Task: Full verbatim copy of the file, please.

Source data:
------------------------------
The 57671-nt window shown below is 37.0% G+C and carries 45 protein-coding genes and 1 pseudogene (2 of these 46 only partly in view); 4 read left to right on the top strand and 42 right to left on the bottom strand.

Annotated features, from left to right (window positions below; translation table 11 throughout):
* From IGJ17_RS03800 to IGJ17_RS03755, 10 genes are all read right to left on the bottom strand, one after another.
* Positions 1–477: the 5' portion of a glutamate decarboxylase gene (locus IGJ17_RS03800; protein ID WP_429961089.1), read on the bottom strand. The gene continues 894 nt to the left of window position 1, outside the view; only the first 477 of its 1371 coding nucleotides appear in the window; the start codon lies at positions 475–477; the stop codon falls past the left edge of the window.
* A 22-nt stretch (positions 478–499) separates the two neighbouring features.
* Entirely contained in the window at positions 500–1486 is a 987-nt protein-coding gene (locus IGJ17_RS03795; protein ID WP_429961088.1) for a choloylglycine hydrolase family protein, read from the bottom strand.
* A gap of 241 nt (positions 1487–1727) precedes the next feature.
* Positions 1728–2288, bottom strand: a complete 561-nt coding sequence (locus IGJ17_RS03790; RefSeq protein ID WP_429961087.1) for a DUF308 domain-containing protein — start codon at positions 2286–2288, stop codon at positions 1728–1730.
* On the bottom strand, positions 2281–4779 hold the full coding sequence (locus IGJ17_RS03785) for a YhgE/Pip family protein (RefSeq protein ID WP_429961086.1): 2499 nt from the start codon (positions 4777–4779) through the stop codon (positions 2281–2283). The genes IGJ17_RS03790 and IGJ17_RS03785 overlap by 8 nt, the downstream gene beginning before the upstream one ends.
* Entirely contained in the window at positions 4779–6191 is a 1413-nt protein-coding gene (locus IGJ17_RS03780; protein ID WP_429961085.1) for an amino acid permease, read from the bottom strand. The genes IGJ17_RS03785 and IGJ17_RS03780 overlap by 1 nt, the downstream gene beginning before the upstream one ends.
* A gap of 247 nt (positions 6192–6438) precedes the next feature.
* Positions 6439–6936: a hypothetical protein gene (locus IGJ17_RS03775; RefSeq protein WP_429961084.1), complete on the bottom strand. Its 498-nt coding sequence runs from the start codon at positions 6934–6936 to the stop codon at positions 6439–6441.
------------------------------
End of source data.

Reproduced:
The 57671-nt window shown below is 37.0% G+C and carries 45 protein-coding genes and 1 pseudogene (2 of these 46 only partly in view); 4 read left to right on the top strand and 42 right to left on the bottom strand.

Annotated features, from left to right (window positions below; translation table 11 throughout):
* From IGJ17_RS03800 to IGJ17_RS03755, 10 genes are all read right to left on the bottom strand, one after another.
* Positions 1–477: the 5' portion of a glutamate decarboxylase gene (locus IGJ17_RS03800; protein ID WP_429961089.1), read on the bottom strand. The gene continues 894 nt to the left of window position 1, outside the view; only the first 477 of its 1371 coding nucleotides appear in the window; the start codon lies at positions 475–477; the stop codon falls past the left edge of the window.
* A 22-nt stretch (positions 478–499) separates the two neighbouring features.
* Entirely contained in the window at positions 500–1486 is a 987-nt protein-coding gene (locus IGJ17_RS03795; protein ID WP_429961088.1) for a choloylglycine hydrolase family protein, read from the bottom strand.
* A gap of 241 nt (positions 1487–1727) precedes the next feature.
* Positions 1728–2288, bottom strand: a complete 561-nt coding sequence (locus IGJ17_RS03790; RefSeq protein ID WP_429961087.1) for a DUF308 domain-containing protein — start codon at positions 2286–2288, stop codon at positions 1728–1730.
* On the bottom strand, positions 2281–4779 hold the full coding sequence (locus IGJ17_RS03785) for a YhgE/Pip family protein (RefSeq protein ID WP_429961086.1): 2499 nt from the start codon (positions 4777–4779) through the stop codon (positions 2281–2283). The genes IGJ17_RS03790 and IGJ17_RS03785 overlap by 8 nt, the downstream gene beginning before the upstream one ends.
* Entirely contained in the window at positions 4779–6191 is a 1413-nt protein-coding gene (locus IGJ17_RS03780; protein ID WP_429961085.1) for an amino acid permease, read from the bottom strand. The genes IGJ17_RS03785 and IGJ17_RS03780 overlap by 1 nt, the downstream gene beginning before the upstream one ends.
* A gap of 247 nt (positions 6192–6438) precedes the next feature.
* Positions 6439–6936: a hypothetical protein gene (locus IGJ17_RS03775; RefSeq protein WP_429961084.1), complete on the bottom strand. Its 498-nt coding sequence runs from the start codon at positions 6934–6936 to the stop codon at positions 6439–6441.